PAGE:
On the Shadow Tracks: A Journey Through Occupied Myanmar by Clare Hammond - review by John Keay

John Keay

Democracy Derailed

On the Shadow Tracks: A Journey Through Occupied Myanmar


Allen Lane 400pp £25

In 2014, the financial journalist Clare Hammond left her desk in Hong Kong to fly to Yangon (formerly Rangoon) in Myanmar (formerly Burma) to seek work as an investigative reporter. The suppression of Hong Kong’s pro-democracy Umbrella Movement was being extensively covered by others. Hammond, British and just twenty-six, sensed that events in Myanmar were equally deserving of attention. She joined the staff of an English-­language paper there, made contacts, gunned her laptop and, while still ‘grappling with … a formidably complex history’, set off to investigate the state of the country. She ended up staying six years in Myanmar, covering it from south to north. 

Her timing was spot-on. In 2015, the generals who’d ruled Myanmar for the past half-century gambled on holding an election. Aung San Suu Kyi, Nobel laureate and daughter of the country’s independence leader, emerged from fifteen years’ detention to lead her National League for Democracy to a landslide victory. Tentatively, even fearfully – for the state administration was still dominated by the all-powerful military – Suu Kyi’s civilian government began easing restrictions on travel and the media and soliciting international aid and investment. Reclusive Myanmar was ‘opening up’ – or was it?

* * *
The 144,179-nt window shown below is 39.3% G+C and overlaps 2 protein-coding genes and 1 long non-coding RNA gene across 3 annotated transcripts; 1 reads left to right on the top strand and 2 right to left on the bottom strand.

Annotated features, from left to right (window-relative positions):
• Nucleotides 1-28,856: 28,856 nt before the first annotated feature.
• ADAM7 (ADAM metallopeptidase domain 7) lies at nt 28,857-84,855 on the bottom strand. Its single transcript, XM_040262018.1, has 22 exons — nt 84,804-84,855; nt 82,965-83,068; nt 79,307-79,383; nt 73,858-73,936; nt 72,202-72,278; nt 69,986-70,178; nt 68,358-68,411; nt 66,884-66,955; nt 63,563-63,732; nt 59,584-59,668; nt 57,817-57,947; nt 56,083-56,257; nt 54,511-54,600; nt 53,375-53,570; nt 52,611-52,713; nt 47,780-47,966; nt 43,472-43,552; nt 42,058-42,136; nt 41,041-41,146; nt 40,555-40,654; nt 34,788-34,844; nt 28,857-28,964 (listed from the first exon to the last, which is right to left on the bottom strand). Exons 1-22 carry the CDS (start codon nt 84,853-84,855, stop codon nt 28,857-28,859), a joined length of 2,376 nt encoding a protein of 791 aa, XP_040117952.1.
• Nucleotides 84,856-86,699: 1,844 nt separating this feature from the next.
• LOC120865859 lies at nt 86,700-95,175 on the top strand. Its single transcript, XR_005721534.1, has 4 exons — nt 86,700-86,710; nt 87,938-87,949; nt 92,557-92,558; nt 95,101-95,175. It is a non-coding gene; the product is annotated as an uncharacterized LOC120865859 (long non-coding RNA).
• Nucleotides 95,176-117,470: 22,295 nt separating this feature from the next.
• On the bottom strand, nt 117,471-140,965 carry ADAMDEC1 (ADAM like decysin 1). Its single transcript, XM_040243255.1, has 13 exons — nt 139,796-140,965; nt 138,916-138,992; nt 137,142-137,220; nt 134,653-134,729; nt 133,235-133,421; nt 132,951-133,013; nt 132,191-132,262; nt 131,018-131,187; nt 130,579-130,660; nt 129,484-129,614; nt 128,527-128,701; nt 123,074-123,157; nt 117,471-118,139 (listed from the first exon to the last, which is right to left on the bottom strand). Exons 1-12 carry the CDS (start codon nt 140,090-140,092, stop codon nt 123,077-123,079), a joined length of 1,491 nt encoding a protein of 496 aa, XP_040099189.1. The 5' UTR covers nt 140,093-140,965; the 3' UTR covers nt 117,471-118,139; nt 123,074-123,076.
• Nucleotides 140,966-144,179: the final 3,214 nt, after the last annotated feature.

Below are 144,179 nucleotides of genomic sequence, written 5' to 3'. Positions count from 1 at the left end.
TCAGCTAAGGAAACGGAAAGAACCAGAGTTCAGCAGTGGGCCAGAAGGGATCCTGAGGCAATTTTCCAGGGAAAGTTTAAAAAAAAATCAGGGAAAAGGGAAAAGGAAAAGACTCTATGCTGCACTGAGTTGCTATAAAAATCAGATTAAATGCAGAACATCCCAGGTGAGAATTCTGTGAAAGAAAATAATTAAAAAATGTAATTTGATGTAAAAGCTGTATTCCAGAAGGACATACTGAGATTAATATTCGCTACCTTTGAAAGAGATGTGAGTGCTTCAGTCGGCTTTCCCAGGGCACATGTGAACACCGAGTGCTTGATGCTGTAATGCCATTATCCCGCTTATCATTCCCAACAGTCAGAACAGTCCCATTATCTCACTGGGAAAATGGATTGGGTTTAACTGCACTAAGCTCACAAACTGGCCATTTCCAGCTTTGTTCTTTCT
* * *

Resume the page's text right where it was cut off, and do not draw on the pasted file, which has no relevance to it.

Hammond’s travels were mostly by train. On the Shadow Tracks is a brave and disturbing account of Myanmar’s recent history, which is explored through the prism of its railways. The railways tracks referred to in the book’s title are shadowy because they come and go. In some places, such as

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